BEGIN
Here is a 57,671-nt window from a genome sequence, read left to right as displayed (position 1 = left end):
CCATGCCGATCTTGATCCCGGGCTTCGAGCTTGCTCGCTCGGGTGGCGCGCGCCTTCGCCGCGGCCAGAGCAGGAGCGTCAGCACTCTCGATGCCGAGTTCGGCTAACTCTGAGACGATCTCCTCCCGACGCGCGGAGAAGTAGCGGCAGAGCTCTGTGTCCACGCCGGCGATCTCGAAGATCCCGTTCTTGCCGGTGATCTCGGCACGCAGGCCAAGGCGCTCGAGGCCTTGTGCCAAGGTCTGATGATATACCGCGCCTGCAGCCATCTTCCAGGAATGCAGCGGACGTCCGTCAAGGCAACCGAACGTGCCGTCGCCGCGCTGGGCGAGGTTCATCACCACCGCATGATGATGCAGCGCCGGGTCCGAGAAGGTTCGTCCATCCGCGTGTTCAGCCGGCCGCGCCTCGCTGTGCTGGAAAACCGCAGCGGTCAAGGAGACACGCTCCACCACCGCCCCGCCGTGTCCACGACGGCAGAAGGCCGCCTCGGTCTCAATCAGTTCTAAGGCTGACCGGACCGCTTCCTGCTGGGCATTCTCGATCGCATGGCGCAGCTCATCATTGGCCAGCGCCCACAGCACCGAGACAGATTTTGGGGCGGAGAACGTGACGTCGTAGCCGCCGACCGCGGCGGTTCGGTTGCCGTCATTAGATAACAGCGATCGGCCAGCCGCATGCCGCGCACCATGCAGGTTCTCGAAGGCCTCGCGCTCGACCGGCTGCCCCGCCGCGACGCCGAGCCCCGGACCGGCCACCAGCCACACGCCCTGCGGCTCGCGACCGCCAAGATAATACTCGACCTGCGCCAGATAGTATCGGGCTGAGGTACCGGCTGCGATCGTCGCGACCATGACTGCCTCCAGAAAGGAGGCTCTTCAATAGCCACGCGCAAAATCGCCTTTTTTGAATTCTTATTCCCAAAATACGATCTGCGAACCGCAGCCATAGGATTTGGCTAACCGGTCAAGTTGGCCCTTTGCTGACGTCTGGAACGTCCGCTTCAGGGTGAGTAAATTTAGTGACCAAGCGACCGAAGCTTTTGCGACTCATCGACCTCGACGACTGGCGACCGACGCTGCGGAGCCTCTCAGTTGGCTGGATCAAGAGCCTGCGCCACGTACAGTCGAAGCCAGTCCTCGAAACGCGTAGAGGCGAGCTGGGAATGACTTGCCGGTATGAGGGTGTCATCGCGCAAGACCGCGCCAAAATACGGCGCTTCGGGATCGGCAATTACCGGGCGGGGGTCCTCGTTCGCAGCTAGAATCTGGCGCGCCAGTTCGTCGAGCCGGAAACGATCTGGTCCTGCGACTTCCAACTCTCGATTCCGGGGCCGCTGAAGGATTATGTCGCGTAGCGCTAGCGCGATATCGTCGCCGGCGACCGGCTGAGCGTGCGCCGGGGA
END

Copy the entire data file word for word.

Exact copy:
Here is a 57,671-nt window from a genome sequence, read left to right as displayed (position 1 = left end):
CCATGCCGATCTTGATCCCGGGCTTCGAGCTTGCTCGCTCGGGTGGCGCGCGCCTTCGCCGCGGCCAGAGCAGGAGCGTCAGCACTCTCGATGCCGAGTTCGGCTAACTCTGAGACGATCTCCTCCCGACGCGCGGAGAAGTAGCGGCAGAGCTCTGTGTCCACGCCGGCGATCTCGAAGATCCCGTTCTTGCCGGTGATCTCGGCACGCAGGCCAAGGCGCTCGAGGCCTTGTGCCAAGGTCTGATGATATACCGCGCCTGCAGCCATCTTCCAGGAATGCAGCGGACGTCCGTCAAGGCAACCGAACGTGCCGTCGCCGCGCTGGGCGAGGTTCATCACCACCGCATGATGATGCAGCGCCGGGTCCGAGAAGGTTCGTCCATCCGCGTGTTCAGCCGGCCGCGCCTCGCTGTGCTGGAAAACCGCAGCGGTCAAGGAGACACGCTCCACCACCGCCCCGCCGTGTCCACGACGGCAGAAGGCCGCCTCGGTCTCAATCAGTTCTAAGGCTGACCGGACCGCTTCCTGCTGGGCATTCTCGATCGCATGGCGCAGCTCATCATTGGCCAGCGCCCACAGCACCGAGACAGATTTTGGGGCGGAGAACGTGACGTCGTAGCCGCCGACCGCGGCGGTTCGGTTGCCGTCATTAGATAACAGCGATCGGCCAGCCGCATGCCGCGCACCATGCAGGTTCTCGAAGGCCTCGCGCTCGACCGGCTGCCCCGCCGCGACGCCGAGCCCCGGACCGGCCACCAGCCACACGCCCTGCGGCTCGCGACCGCCAAGATAATACTCGACCTGCGCCAGATAGTATCGGGCTGAGGTACCGGCTGCGATCGTCGCGACCATGACTGCCTCCAGAAAGGAGGCTCTTCAATAGCCACGCGCAAAATCGCCTTTTTTGAATTCTTATTCCCAAAATACGATCTGCGAACCGCAGCCATAGGATTTGGCTAACCGGTCAAGTTGGCCCTTTGCTGACGTCTGGAACGTCCGCTTCAGGGTGAGTAAATTTAGTGACCAAGCGACCGAAGCTTTTGCGACTCATCGACCTCGACGACTGGCGACCGACGCTGCGGAGCCTCTCAGTTGGCTGGATCAAGAGCCTGCGCCACGTACAGTCGAAGCCAGTCCTCGAAACGCGTAGAGGCGAGCTGGGAATGACTTGCCGGTATGAGGGTGTCATCGCGCAAGACCGCGCCAAAATACGGCGCTTCGGGATCGGCAATTACCGGGCGGGGGTCCTCGTTCGCAGCTAGAATCTGGCGCGCCAGTTCGTCGAGCCGGAAACGATCTGGTCCTGCGACTTCCAACTCTCGATTCCGGGGCCGCTGAAGGATTATGTCGCGTAGCGCTAGCGCGATATCGTCGCCGGCGACCGGCTGAGCGTGCGCCGGGGA